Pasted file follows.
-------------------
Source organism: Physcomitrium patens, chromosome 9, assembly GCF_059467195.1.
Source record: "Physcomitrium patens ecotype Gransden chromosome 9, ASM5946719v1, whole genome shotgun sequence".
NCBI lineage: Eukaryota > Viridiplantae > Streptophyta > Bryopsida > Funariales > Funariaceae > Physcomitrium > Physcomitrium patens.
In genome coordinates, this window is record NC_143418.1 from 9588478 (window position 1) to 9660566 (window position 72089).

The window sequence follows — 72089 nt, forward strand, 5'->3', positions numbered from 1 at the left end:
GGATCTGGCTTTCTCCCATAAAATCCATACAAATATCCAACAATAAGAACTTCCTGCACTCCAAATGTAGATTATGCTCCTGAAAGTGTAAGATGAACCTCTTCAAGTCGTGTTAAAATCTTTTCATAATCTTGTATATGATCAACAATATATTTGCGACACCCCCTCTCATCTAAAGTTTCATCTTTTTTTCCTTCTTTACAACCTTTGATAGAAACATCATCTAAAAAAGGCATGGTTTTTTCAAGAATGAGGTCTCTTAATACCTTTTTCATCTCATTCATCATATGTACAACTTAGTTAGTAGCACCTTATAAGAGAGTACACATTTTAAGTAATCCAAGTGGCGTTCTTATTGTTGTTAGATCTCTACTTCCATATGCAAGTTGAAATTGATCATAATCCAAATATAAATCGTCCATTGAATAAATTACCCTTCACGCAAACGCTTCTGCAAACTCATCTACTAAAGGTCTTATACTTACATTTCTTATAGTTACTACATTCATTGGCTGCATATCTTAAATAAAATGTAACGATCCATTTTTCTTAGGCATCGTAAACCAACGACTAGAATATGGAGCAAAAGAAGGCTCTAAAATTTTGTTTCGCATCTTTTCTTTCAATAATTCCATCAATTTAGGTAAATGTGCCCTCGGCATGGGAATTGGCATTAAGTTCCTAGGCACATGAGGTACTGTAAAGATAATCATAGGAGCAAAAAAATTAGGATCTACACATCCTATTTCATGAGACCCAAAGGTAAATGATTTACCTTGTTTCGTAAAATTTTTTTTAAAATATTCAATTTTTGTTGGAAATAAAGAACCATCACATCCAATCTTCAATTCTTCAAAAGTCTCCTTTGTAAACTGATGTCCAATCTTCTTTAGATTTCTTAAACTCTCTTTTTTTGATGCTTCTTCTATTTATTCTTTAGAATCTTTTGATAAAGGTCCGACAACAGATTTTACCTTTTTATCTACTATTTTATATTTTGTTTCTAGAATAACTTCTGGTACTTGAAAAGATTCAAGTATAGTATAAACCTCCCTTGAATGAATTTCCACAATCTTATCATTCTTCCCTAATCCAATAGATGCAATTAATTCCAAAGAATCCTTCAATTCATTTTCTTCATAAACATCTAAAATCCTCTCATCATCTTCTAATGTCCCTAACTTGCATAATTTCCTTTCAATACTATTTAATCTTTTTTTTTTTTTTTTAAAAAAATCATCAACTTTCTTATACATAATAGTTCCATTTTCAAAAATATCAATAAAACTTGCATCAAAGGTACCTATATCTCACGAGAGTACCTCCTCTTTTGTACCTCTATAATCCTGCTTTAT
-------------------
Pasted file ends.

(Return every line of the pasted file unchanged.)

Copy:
Source organism: Physcomitrium patens, chromosome 9, assembly GCF_059467195.1.
Source record: "Physcomitrium patens ecotype Gransden chromosome 9, ASM5946719v1, whole genome shotgun sequence".
NCBI lineage: Eukaryota > Viridiplantae > Streptophyta > Bryopsida > Funariales > Funariaceae > Physcomitrium > Physcomitrium patens.
In genome coordinates, this window is record NC_143418.1 from 9588478 (window position 1) to 9660566 (window position 72089).

The window sequence follows — 72089 nt, forward strand, 5'->3', positions numbered from 1 at the left end:
GGATCTGGCTTTCTCCCATAAAATCCATACAAATATCCAACAATAAGAACTTCCTGCACTCCAAATGTAGATTATGCTCCTGAAAGTGTAAGATGAACCTCTTCAAGTCGTGTTAAAATCTTTTCATAATCTTGTATATGATCAACAATATATTTGCGACACCCCCTCTCATCTAAAGTTTCATCTTTTTTTCCTTCTTTACAACCTTTGATAGAAACATCATCTAAAAAAGGCATGGTTTTTTCAAGAATGAGGTCTCTTAATACCTTTTTCATCTCATTCATCATATGTACAACTTAGTTAGTAGCACCTTATAAGAGAGTACACATTTTAAGTAATCCAAGTGGCGTTCTTATTGTTGTTAGATCTCTACTTCCATATGCAAGTTGAAATTGATCATAATCCAAATATAAATCGTCCATTGAATAAATTACCCTTCACGCAAACGCTTCTGCAAACTCATCTACTAAAGGTCTTATACTTACATTTCTTATAGTTACTACATTCATTGGCTGCATATCTTAAATAAAATGTAACGATCCATTTTTCTTAGGCATCGTAAACCAACGACTAGAATATGGAGCAAAAGAAGGCTCTAAAATTTTGTTTCGCATCTTTTCTTTCAATAATTCCATCAATTTAGGTAAATGTGCCCTCGGCATGGGAATTGGCATTAAGTTCCTAGGCACATGAGGTACTGTAAAGATAATCATAGGAGCAAAAAAATTAGGATCTACACATCCTATTTCATGAGACCCAAAGGTAAATGATTTACCTTGTTTCGTAAAATTTTTTTTAAAATATTCAATTTTTGTTGGAAATAAAGAACCATCACATCCAATCTTCAATTCTTCAAAAGTCTCCTTTGTAAACTGATGTCCAATCTTCTTTAGATTTCTTAAACTCTCTTTTTTTGATGCTTCTTCTATTTATTCTTTAGAATCTTTTGATAAAGGTCCGACAACAGATTTTACCTTTTTATCTACTATTTTATATTTTGTTTCTAGAATAACTTCTGGTACTTGAAAAGATTCAAGTATAGTATAAACCTCCCTTGAATGAATTTCCACAATCTTATCATTCTTCCCTAATCCAATAGATGCAATTAATTCCAAAGAATCCTTCAATTCATTTTCTTCATAAACATCTAAAATCCTCTCATCATCTTCTAATGTCCCTAACTTGCATAATTTCCTTTCAATACTATTTAATCTTTTTTTTTTTTTTTTAAAAAAATCATCAACTTTCTTATACATAATAGTTCCATTTTCAAAAATATCAATAAAACTTGCATCAAAGGTACCTATATCTCACGAGAGTACCTCCTCTTTTGTACCTCTATAATCCTGCTTTAT